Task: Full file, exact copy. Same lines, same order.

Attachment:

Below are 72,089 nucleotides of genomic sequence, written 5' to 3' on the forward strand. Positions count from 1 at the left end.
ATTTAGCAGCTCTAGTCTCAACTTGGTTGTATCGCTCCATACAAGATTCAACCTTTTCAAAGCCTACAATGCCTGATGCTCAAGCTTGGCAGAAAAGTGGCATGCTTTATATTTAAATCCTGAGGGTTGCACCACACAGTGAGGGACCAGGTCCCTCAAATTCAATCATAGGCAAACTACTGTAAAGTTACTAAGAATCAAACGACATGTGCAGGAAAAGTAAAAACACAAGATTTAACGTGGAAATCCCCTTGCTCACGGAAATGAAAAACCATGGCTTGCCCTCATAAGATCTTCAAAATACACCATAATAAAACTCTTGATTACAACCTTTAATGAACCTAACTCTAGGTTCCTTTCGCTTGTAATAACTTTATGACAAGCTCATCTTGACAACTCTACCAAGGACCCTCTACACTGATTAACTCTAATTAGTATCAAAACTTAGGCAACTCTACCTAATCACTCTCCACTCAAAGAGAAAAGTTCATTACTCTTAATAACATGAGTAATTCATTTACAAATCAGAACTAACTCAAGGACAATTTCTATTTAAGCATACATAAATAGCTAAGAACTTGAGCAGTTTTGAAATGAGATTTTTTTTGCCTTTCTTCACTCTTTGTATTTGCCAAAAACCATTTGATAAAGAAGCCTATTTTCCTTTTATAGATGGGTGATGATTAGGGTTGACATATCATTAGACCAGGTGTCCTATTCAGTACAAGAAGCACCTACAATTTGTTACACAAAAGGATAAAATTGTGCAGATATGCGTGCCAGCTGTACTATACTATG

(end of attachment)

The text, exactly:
Below are 72,089 nucleotides of genomic sequence, written 5' to 3' on the forward strand. Positions count from 1 at the left end.
ATTTAGCAGCTCTAGTCTCAACTTGGTTGTATCGCTCCATACAAGATTCAACCTTTTCAAAGCCTACAATGCCTGATGCTCAAGCTTGGCAGAAAAGTGGCATGCTTTATATTTAAATCCTGAGGGTTGCACCACACAGTGAGGGACCAGGTCCCTCAAATTCAATCATAGGCAAACTACTGTAAAGTTACTAAGAATCAAACGACATGTGCAGGAAAAGTAAAAACACAAGATTTAACGTGGAAATCCCCTTGCTCACGGAAATGAAAAACCATGGCTTGCCCTCATAAGATCTTCAAAATACACCATAATAAAACTCTTGATTACAACCTTTAATGAACCTAACTCTAGGTTCCTTTCGCTTGTAATAACTTTATGACAAGCTCATCTTGACAACTCTACCAAGGACCCTCTACACTGATTAACTCTAATTAGTATCAAAACTTAGGCAACTCTACCTAATCACTCTCCACTCAAAGAGAAAAGTTCATTACTCTTAATAACATGAGTAATTCATTTACAAATCAGAACTAACTCAAGGACAATTTCTATTTAAGCATACATAAATAGCTAAGAACTTGAGCAGTTTTGAAATGAGATTTTTTTTGCCTTTCTTCACTCTTTGTATTTGCCAAAAACCATTTGATAAAGAAGCCTATTTTCCTTTTATAGATGGGTGATGATTAGGGTTGACATATCATTAGACCAGGTGTCCTATTCAGTACAAGAAGCACCTACAATTTGTTACACAAAAGGATAAAATTGTGCAGATATGCGTGCCAGCTGTACTATACTATG